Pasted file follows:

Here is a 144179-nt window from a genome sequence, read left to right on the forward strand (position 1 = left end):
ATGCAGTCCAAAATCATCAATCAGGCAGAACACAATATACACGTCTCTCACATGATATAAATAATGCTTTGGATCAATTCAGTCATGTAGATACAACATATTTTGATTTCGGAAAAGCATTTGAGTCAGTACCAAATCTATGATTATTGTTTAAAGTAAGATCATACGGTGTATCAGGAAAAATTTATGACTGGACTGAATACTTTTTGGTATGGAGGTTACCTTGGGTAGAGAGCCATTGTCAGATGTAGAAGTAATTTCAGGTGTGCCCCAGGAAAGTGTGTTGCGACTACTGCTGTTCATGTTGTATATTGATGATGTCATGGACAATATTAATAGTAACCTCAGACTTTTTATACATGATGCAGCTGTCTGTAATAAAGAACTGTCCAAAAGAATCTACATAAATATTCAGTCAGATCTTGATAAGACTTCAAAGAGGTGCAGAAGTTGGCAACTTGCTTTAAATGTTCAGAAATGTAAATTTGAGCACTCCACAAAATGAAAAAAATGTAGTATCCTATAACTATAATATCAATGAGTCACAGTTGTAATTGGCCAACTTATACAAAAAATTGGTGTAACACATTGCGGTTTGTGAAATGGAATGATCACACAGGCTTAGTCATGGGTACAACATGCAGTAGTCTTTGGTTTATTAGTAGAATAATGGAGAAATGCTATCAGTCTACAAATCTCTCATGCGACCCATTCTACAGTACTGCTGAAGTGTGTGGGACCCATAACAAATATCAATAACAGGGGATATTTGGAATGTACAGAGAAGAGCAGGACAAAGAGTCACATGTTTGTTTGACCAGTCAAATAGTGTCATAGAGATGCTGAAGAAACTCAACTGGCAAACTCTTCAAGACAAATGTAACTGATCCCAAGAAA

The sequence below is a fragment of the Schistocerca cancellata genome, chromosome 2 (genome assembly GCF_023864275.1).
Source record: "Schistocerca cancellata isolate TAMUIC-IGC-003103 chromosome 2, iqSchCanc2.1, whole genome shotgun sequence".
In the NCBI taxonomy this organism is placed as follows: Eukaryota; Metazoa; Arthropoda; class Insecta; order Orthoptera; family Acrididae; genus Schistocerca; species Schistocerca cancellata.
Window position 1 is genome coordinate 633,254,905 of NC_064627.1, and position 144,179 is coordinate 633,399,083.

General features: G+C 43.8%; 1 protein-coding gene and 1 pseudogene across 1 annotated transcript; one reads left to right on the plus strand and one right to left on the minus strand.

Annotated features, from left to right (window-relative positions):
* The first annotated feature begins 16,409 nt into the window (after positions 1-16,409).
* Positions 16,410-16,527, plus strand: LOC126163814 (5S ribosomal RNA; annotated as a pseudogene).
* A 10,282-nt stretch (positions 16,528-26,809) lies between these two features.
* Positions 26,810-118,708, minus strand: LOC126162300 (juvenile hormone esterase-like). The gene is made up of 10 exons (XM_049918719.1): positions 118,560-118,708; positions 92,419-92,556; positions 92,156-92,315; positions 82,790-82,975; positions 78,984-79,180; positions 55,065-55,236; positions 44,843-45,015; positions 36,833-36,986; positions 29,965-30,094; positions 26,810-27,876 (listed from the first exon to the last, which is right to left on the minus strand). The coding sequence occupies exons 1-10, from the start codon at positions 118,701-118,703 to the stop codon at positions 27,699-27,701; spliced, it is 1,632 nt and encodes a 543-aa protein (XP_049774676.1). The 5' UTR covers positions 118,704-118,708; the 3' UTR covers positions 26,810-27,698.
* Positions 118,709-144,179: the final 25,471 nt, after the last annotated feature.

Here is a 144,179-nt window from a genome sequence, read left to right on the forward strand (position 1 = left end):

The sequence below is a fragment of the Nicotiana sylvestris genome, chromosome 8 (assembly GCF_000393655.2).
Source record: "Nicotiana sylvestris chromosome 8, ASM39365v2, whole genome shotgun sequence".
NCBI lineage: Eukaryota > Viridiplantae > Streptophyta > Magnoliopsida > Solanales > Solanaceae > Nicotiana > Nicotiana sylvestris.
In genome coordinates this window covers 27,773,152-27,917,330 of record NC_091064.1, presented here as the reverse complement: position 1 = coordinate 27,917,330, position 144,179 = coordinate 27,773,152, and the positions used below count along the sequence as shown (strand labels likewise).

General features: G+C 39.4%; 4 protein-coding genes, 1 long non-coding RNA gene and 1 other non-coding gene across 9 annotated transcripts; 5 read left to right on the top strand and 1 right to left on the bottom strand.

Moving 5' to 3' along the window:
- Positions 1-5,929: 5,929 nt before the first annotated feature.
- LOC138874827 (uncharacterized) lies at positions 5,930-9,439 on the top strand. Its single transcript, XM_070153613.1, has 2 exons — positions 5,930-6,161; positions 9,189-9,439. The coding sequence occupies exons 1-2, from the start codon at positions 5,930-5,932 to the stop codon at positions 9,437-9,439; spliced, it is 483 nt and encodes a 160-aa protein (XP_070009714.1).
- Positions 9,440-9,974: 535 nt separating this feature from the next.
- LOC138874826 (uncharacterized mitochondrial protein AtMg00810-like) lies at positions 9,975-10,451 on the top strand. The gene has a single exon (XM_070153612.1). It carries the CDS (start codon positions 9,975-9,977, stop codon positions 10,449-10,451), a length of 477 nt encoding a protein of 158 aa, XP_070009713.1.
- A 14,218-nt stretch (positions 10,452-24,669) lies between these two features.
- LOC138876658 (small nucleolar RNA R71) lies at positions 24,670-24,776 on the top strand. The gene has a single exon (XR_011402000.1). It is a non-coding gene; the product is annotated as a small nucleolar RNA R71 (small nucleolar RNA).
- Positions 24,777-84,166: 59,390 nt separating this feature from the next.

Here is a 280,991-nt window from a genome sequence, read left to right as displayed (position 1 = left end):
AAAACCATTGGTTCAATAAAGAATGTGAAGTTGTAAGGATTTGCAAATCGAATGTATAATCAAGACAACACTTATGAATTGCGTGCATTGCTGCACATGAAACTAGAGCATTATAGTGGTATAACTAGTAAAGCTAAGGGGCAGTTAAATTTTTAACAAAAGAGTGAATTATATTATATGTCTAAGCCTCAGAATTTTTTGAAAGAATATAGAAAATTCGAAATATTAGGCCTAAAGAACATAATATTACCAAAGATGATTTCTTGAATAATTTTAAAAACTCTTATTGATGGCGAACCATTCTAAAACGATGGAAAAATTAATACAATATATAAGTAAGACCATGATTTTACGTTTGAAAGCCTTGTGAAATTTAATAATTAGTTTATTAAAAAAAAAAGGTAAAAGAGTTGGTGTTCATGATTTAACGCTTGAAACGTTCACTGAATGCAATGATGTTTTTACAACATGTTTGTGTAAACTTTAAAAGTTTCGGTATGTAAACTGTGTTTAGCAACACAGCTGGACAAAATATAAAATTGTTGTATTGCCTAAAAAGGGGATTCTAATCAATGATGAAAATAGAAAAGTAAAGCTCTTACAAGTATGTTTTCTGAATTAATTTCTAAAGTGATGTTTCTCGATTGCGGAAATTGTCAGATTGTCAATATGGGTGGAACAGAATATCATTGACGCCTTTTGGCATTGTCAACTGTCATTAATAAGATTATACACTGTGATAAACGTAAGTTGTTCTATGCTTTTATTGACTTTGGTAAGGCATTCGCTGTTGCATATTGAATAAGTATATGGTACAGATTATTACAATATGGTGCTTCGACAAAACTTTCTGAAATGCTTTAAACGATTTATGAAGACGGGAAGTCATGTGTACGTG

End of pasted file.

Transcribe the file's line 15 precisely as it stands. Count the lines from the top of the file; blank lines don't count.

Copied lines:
The sequence below is a fragment of the Nicotiana sylvestris genome, chromosome 8 (assembly GCF_000393655.2).